You Might Be Wearing Your Seatbelt Wrong While Pregnant – Here’s What Experts Suggest

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Pregnancy obviously produces a whole host of physical changes- some uncomfortable, some puzzling, & some just downright bizarre. We’re talking morning sickness, stretch marks, hormones running rampant, & for some poor souls, lightning crotch pain– sharp shooting pains running through your tender lady bits.

Pregnancy is quite a blast, in’it??

While we attempt to educate ourselves on all of the ways we need to adapt to our burgeoning bellies, there’s an obvious one that many of “us” (Me. It’s me. And likely you, too.) may have overlooked.

According to the Road Safety Authority, there is a specific way in which pregnant women should be wearing their car seatbelt, & many of us have probably been doing it wrong.

Who knew??

Buckling up for safety is obviously always important, but apparently the way you buckle up matters during pregnancy.

Despite the fact that you’ve likely automatically clipped your seat belt on thousands of times prior to pregnancy, it turns out that there are some areas to consider before buckling in your baby belly.

The Irish Road Side Authority (RSA) has issued directives on the safest way for pregnant women to wear their seatbelts. And while it may seem obvious, the positioning of the belt DOES matter.

The RSA recommends that pregnant women adhere to these three steps:

Place the diagonal section of the belt across the torso (chest area) with the strap resting over the shoulder, not the neck.

It’s important that the seatbelt not be resting against your neck, which many of us actually do often. Adjusting your car seat’s incline and distance from the steering wheel can also help.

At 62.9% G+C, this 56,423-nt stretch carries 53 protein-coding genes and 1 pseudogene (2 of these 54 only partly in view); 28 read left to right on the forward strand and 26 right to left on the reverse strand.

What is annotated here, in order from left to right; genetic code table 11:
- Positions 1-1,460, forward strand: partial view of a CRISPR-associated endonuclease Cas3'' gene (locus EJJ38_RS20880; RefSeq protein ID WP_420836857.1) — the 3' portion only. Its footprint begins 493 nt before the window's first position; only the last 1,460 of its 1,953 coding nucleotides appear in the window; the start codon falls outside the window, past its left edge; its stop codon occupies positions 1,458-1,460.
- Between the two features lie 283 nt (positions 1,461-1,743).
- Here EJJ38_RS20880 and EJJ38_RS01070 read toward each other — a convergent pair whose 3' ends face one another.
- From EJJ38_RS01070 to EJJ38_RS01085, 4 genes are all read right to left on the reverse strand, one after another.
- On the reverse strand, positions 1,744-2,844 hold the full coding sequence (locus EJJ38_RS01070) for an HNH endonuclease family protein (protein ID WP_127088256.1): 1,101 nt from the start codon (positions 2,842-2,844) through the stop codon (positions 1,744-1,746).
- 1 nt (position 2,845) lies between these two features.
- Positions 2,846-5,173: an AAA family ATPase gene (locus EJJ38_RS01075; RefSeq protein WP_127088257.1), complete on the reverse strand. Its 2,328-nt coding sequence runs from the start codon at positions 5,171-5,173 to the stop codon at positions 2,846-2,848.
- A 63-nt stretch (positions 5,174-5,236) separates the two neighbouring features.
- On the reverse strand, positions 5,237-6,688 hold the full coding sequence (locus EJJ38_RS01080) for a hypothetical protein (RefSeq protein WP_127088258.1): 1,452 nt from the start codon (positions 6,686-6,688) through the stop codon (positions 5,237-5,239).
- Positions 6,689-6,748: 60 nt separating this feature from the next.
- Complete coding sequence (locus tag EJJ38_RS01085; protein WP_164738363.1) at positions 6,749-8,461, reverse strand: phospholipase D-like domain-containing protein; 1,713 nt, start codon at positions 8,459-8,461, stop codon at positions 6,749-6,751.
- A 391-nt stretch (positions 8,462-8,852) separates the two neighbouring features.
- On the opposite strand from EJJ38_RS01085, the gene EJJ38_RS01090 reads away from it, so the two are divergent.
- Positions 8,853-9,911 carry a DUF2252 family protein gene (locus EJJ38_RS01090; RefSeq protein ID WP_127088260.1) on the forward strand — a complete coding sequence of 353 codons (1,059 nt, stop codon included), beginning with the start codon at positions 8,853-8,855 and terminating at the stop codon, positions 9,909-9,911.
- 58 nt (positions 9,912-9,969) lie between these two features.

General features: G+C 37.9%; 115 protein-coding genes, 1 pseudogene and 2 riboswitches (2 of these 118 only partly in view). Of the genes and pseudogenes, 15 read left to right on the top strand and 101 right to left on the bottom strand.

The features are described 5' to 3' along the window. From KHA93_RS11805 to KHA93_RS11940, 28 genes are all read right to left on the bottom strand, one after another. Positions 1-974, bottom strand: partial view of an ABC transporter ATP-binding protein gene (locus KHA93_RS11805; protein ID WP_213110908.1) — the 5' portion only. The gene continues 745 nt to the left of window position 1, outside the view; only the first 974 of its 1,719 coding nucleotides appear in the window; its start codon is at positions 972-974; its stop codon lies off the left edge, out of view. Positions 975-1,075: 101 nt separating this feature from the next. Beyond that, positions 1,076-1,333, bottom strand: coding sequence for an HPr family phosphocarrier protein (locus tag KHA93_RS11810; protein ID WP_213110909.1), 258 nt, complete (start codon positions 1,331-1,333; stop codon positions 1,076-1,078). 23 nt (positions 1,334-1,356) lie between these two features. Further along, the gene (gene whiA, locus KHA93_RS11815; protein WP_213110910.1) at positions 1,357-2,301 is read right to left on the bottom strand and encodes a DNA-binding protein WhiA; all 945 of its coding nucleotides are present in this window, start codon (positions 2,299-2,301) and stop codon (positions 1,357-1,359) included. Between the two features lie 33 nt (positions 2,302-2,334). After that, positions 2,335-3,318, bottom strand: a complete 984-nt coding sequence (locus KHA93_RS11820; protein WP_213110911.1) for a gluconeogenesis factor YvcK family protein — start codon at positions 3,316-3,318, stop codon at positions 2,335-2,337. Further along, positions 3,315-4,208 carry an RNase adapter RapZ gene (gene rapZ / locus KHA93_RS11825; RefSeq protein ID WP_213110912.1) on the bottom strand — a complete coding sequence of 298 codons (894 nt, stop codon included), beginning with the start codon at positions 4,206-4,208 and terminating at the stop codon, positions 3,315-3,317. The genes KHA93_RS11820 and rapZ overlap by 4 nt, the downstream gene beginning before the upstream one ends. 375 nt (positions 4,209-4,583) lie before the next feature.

Place the lap section of the belt flat on the thighs, fitting comfortably beneath the baby bump, and over the pelvis (not the bump).

Photo Credit: The Car Seat Lady (thecarseatlady.com)

THIS is the part that gave me pause. I’ve been pregnant six times, & I can honestly say that I’m sure there were many times when the waist portion of my seatbelt was lying horizontally right across my belly rather than my thighs.

The reasoning for securing the seatbelt over the thighs rather than across the belly is that the belt remains on the hip bones rather than vulnerable organs (and baby).

Wear the seatbelt as tightly as possible as in this way, the forces applied in a sudden impact can be absorbed by the body’s frame.

This point may seem like common sense, but it bears repeating- a loose seatbelt may seem more comfortable when you’ve got a big ‘ole belly, but slack in your belt can be extremely dangerous in the event of a car accident.

A 2008 study conducted by Kathleen DeSantis Klinich for the National Institute of Health (NIH) concluded that:

Proper maternal belt-restraint use (with or without airbag deployment) is associated with acceptable fetal outcome (odds ratio = 4.5, P = .033).

In short, research indicated that fetal outcome was highly dependent on crash severity, maternal injury, and most importantly: these results strongly support recommendations that pregnant women use properly positioned seatbelts.

And how about those seatbelt positioning devices?

Although seatbelt positioning devices are designed to create more space to fit your pregnant belly, they are not actually recommended for optimal safety.

According to the website The Car Seat Lady, seatbelt extenders/positioners are not regulated by specific government standards, which means that they cannot guarantee safety… and in fact, could hinder it.

While clipping a seatbelt may seem like second nature to seasoned drivers, it’s important to take a “pregnant pause” & buckle your baby belly up correctly. We can’t always control what happens to us on the road -especially when involving other drivers- but we can minimize the risks by ensuring that our seatbelt is properly positioned.

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